Poem That Really Cannot Be Called Clouds

Regan Huff


From a plane, the surface in all the contours
and the indistinct edges, the half-yellows
and off-whites and the thick, pasty, verging-on-blues
seems like the landing place
for lost humans, soft and accommodating
and at a remove from evil. 

Walker Evans, tired perhaps
of the way Alfred Stieglitz threw his weight around, and also
his way of making the world
too beautiful, sighed
when looking at the photographs:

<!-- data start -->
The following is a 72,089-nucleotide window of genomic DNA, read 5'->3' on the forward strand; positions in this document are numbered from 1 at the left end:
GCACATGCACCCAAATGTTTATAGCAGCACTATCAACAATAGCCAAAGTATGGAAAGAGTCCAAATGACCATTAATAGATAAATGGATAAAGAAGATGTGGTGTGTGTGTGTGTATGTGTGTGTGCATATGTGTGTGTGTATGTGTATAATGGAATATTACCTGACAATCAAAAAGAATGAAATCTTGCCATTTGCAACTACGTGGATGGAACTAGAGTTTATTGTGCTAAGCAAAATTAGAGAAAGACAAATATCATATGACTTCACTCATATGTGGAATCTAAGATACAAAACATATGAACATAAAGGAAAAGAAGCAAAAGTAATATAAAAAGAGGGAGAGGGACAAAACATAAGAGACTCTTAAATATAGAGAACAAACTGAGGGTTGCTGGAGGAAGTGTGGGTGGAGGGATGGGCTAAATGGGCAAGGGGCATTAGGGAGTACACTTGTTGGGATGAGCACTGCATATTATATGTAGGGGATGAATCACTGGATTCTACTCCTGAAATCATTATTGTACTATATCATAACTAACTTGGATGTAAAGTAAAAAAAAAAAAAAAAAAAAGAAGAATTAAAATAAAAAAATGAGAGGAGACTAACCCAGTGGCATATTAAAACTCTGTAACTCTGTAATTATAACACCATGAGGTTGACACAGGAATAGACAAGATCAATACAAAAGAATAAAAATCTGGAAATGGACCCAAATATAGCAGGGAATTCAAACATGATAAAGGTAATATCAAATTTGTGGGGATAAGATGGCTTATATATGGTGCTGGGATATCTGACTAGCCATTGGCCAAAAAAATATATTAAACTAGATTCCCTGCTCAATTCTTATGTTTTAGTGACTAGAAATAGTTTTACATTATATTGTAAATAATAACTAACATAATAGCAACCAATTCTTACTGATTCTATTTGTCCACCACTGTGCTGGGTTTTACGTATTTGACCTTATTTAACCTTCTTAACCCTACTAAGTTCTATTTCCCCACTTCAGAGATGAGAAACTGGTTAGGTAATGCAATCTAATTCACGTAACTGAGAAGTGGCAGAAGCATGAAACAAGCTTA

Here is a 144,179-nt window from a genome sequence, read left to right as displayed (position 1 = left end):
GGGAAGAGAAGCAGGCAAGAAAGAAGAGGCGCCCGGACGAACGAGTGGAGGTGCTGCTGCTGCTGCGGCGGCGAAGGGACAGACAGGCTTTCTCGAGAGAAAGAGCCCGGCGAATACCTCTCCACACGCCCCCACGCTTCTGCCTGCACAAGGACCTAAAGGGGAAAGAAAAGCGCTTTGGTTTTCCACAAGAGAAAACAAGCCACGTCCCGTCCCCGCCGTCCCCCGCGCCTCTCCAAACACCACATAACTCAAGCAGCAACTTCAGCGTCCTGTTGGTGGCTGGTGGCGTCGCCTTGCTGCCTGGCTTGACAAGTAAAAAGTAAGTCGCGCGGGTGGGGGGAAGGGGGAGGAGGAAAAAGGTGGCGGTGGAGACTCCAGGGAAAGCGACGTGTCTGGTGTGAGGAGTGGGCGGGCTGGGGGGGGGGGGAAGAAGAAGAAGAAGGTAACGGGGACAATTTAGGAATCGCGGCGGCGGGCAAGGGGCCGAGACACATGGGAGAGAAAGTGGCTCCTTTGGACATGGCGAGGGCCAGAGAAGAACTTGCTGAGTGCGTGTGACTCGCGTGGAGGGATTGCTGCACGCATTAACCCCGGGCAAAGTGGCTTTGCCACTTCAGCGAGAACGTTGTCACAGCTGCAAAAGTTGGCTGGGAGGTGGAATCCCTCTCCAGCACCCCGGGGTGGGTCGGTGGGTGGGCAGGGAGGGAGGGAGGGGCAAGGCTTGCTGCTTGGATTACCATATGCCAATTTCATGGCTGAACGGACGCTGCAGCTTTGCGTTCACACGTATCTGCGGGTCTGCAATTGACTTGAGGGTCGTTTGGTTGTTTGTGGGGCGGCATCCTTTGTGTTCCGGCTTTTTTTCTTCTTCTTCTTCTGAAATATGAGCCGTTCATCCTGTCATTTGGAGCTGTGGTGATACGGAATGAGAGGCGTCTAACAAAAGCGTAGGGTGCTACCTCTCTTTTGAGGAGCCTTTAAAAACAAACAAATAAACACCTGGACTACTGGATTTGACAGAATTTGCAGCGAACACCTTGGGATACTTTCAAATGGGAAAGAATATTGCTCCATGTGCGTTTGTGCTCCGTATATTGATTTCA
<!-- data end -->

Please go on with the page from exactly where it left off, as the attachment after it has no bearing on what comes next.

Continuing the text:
“Oh my God,” he said, “Clouds?”
No—not making the world
too beautiful, but editing the world
so that only some kinds of things can be looked at. 

An island in the sea – the small solidity
can ripple the clouds like whalebones. The sentient being
on another planet
might deduce the island was there. The clouds
only pretend to be removed
from the earth, like the angels
who only pretend not to care what happens to us
but really
wake up each day craving the preposterous news.